Reasoning Together, a new website designed to support and unify PCA elders, will launch Jan. 29. The site will be moderated and edited by the Rev. Larry Hoop, a PCA teaching elder for the past 28 years. According to Hoop, Reasoning Together will equip PCA elders to shepherd and rule more wisely. It will provide forums for respectful conversation about topics under dispute within the denomination and, Hoop believes, strengthen unity within the PCA.
ByFaith spoke with Hoop about some of the new site’s particulars.
Why does the PCA need a site specifically for elders?
Elders in the PCA — teaching or ruling — hold the highest office in the denomination. We expect a lot of them. We expect them to understand our theology, our form of government, and our disciplinary procedures. We expect them to provide spiritual care, to make wise decisions about mission and ministry, and provide oversight for worship and teaching. We expect elders to be involved in the life of their presbytery and perhaps to serve on a committee or as an officer. We expect them to be aware of the issues facing the PCA so they can participate in the deliberations at General Assembly. Frankly, it can be overwhelming. We hope God will use this site to help our elders in their calling
What content will Reasoning Together provide that’s not available now?
We plan to provide news about the ministry initiatives of our churches and presbyteries, about new ministries and proposals coming from General Assembly (GA) committees and agencies, about things that are happening around the world and around the church that we believe will be of interest to elders.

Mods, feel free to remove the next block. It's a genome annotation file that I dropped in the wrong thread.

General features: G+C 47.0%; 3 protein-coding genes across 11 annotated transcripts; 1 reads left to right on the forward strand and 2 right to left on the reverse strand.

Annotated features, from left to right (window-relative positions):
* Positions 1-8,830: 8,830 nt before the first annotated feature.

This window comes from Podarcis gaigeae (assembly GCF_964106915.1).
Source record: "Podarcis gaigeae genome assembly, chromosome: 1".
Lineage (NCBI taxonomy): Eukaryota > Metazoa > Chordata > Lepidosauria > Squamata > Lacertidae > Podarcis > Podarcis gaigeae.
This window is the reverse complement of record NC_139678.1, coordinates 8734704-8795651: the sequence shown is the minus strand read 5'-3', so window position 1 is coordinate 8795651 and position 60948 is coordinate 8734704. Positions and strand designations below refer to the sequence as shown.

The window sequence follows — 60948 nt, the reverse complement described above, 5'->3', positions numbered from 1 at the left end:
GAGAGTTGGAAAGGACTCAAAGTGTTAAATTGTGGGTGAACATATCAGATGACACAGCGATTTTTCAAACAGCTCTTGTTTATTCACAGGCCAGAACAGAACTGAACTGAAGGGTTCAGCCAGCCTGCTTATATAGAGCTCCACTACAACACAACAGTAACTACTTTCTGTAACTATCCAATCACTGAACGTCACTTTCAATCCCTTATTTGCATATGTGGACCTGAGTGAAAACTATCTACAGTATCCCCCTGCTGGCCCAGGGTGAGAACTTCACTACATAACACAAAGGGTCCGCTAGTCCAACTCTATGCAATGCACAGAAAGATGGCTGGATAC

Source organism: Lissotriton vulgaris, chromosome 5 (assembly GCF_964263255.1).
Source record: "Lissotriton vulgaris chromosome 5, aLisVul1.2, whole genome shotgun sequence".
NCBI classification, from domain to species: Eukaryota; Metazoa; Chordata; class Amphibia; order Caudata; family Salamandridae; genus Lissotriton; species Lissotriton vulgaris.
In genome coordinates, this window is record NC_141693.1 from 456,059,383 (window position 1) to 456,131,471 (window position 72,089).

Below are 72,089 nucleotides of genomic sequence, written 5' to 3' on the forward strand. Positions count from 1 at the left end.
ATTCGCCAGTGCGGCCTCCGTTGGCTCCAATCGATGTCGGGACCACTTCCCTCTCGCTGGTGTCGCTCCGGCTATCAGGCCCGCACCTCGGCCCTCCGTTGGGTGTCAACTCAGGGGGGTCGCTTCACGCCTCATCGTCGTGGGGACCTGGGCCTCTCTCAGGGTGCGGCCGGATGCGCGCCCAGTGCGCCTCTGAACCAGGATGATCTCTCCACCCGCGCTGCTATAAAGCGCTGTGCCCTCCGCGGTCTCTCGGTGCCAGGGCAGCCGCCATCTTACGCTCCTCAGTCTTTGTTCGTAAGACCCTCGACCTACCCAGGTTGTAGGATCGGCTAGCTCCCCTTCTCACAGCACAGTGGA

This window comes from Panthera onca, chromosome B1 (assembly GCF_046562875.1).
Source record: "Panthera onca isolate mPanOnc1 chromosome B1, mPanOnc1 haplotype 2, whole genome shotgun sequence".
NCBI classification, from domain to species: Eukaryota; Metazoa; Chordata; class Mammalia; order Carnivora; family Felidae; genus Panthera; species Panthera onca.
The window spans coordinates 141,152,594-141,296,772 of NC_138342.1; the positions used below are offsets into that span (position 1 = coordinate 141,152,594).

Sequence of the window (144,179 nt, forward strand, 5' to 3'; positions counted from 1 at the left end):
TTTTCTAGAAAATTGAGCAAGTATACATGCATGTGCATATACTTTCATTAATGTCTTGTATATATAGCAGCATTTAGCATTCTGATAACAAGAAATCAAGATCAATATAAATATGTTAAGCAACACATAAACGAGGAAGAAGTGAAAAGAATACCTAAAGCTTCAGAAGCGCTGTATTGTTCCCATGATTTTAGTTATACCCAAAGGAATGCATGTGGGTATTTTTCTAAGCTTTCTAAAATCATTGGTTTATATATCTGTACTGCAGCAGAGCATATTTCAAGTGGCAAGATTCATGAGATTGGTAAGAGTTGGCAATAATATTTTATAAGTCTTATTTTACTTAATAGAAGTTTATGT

We plan to host “conversations” about a variety of topics, particularly those that are under dispute in the PCA.
We’ll also feature articles that highlight “best practices” in ministry. We’ll offer posts that examine the culture in which our elders minister, and the findings of research into that culture. Of course all those things are currently provided in byFaith, but our posts will be particularly designed for elders, which we believe will free byFaith to focus on its primary audience, PCA congregation members.
One feature we are planning for Reasoning Together will be particularly distinctive. We plan to host “conversations” about a variety of topics, particularly those that are under dispute in the PCA. We will post an article advocating a particular point of view, or two articles representing divergent viewpoints, and “open the floor” for discussion. While we will normally propose some questions to suggest a direction for the discussion, we will welcome any comments that are thoughtful and respectful to opposing viewpoints.
We hope Reasoning Together will promote constructive dialogue within the PCA — the kind of “civil conversation” our Strategic Plan envisioned.
We hope Reasoning Together will promote constructive dialogue within the PCA — the kind of “civil conversation” our Strategic Plan envisioned. This is the primary reason for our name.
One other important feature of Reasoning Together will be our “prayer” tab. We are going to encourage churches, presbyteries, committees, and agencies to submit their ministry prayer concerns so that we can more effectively pray for each other. Notice that word “ministry” — this will not be the place to request prayer for individual needs but rather for ministry. If the family that prays together stays together, how much more the denomination?
How will the PCA be better because of this site?
Beyond the obvious benefit of supporting our elders in their ministry, we hope this site will enhance the unity of the PCA. The PCA has been unusual among Presbyterian denominations, in that while we disagree among ourselves on some issues where we hold strong opinions, we have held together for more than 40 years. We believe this unity has been fostered by a historical and constitutional commitment to “responsible freedom” — it is responsible in that it has boundaries (the Confession of Faith and Catechisms), yet allows substantial freedom of faith and practice within those boundaries.
In all honesty, this has not been an easy balance to maintain, and our unity is fragile. Yet it is very important, for it has allowed us to marshal resources for ministry far out of proportion to our size. We hope, especially through our “conversations” and editorial commentaries, to promote this unity.
To visit Reasoning Together, please click here.